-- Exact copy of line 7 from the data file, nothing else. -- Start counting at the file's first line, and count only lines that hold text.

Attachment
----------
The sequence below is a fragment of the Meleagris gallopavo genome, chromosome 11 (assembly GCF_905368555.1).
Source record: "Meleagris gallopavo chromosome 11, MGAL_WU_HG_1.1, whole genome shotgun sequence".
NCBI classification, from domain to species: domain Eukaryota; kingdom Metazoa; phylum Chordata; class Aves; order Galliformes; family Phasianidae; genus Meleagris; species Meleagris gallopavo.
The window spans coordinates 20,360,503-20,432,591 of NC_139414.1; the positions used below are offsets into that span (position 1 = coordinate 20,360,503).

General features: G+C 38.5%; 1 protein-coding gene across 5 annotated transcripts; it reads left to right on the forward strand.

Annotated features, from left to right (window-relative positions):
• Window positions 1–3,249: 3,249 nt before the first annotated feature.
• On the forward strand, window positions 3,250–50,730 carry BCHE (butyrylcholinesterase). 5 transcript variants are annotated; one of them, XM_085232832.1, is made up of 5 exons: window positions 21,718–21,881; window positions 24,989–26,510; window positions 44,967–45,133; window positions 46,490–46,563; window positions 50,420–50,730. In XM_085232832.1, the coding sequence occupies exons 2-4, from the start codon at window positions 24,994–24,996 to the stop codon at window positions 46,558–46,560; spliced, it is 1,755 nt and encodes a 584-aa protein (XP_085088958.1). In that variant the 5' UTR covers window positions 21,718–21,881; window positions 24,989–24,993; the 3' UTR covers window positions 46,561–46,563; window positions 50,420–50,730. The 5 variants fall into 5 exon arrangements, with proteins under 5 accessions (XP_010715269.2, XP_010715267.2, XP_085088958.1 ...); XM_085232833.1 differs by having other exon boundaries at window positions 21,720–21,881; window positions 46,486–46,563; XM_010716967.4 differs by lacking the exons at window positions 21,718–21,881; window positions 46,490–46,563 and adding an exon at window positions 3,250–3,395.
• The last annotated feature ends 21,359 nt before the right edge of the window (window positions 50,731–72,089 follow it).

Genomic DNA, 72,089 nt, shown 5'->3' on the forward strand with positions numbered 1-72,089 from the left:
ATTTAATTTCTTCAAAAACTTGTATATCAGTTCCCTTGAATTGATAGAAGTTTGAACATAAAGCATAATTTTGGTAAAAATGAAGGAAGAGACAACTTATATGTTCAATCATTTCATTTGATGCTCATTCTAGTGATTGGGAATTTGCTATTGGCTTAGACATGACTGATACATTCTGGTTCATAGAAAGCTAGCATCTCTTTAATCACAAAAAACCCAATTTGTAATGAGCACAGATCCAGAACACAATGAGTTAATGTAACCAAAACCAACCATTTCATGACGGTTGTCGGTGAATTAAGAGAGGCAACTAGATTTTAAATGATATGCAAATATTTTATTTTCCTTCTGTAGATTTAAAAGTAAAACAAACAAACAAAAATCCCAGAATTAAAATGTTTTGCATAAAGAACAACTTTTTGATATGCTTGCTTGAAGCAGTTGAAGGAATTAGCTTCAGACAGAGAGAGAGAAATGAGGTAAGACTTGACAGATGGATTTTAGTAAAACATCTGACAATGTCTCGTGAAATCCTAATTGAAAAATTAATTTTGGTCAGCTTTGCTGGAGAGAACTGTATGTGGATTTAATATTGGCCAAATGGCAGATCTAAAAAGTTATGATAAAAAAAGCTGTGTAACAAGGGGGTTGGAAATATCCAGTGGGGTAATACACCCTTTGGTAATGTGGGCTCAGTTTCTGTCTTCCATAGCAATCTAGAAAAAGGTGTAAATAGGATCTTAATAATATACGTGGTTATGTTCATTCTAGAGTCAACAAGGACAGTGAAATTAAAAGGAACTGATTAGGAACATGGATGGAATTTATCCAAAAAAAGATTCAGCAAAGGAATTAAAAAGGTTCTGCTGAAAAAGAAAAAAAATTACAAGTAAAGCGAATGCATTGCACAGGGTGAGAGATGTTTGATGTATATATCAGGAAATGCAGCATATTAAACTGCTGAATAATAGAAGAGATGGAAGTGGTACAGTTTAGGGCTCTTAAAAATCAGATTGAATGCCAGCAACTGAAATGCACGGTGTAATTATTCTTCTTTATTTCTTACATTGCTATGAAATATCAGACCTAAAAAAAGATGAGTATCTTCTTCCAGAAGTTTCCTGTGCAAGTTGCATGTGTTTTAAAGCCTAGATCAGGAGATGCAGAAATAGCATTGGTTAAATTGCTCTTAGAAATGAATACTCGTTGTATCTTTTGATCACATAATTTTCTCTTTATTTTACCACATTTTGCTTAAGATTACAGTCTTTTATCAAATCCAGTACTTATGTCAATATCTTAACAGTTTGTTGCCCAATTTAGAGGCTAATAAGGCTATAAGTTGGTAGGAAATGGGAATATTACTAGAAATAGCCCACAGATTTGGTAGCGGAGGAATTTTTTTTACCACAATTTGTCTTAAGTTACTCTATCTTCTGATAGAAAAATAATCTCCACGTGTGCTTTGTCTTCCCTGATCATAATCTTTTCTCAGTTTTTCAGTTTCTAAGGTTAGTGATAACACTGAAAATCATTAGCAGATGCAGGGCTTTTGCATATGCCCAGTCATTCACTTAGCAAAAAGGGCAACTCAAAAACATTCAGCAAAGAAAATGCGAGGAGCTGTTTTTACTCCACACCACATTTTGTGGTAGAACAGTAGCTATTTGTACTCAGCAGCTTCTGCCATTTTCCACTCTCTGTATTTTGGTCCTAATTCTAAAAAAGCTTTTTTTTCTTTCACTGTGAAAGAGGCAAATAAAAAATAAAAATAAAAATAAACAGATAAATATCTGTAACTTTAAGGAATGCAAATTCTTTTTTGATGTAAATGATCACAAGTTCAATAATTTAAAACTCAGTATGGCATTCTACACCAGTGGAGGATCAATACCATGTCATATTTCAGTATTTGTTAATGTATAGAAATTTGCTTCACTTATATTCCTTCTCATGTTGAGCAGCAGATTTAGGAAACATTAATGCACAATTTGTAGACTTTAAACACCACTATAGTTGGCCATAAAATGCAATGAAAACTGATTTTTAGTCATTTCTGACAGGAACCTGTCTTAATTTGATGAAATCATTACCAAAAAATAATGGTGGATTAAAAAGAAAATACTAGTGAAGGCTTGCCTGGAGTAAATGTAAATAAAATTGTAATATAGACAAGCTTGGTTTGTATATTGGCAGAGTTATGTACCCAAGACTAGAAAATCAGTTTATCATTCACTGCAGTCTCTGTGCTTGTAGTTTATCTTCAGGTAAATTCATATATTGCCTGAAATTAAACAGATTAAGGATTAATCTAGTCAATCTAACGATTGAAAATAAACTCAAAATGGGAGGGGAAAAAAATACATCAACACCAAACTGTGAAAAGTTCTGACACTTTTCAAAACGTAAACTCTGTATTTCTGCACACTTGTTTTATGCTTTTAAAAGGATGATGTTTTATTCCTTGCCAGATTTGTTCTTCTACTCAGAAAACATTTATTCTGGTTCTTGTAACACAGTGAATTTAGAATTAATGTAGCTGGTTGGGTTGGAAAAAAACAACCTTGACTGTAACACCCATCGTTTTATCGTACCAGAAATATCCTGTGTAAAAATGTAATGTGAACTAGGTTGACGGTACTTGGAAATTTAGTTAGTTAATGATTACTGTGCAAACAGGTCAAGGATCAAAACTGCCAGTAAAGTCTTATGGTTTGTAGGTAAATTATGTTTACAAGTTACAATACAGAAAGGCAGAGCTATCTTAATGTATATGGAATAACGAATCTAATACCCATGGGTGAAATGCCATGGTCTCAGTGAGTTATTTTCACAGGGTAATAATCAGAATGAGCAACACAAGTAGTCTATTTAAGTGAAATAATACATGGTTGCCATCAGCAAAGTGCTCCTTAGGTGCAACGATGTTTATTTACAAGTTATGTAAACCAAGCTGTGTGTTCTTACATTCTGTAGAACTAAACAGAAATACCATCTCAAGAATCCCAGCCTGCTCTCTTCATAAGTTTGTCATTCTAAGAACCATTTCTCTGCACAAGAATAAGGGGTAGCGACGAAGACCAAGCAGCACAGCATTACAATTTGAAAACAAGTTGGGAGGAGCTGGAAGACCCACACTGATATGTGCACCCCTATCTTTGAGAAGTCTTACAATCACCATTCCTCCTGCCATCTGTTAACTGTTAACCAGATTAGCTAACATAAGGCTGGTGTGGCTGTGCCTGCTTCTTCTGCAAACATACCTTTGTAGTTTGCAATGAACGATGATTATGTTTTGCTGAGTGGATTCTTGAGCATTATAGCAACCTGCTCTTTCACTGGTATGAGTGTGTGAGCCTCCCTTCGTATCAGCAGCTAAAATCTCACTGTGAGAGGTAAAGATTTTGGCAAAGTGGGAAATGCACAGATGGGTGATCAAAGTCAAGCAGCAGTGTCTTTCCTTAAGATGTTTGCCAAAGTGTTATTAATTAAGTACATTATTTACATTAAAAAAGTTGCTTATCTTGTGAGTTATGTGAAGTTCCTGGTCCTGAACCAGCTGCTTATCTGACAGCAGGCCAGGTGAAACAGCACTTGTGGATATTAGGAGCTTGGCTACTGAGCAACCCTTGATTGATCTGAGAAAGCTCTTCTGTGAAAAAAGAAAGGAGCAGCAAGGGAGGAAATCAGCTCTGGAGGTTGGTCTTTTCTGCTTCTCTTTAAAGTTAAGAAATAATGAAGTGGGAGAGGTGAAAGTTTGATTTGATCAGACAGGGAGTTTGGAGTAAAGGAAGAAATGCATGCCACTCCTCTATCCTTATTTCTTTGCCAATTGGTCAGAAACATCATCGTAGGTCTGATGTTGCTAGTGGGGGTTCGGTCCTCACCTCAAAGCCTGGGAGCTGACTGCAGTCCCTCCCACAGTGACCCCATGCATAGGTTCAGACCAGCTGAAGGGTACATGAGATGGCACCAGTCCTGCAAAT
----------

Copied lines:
• Window positions 1–3,249: 3,249 nt before the first annotated feature.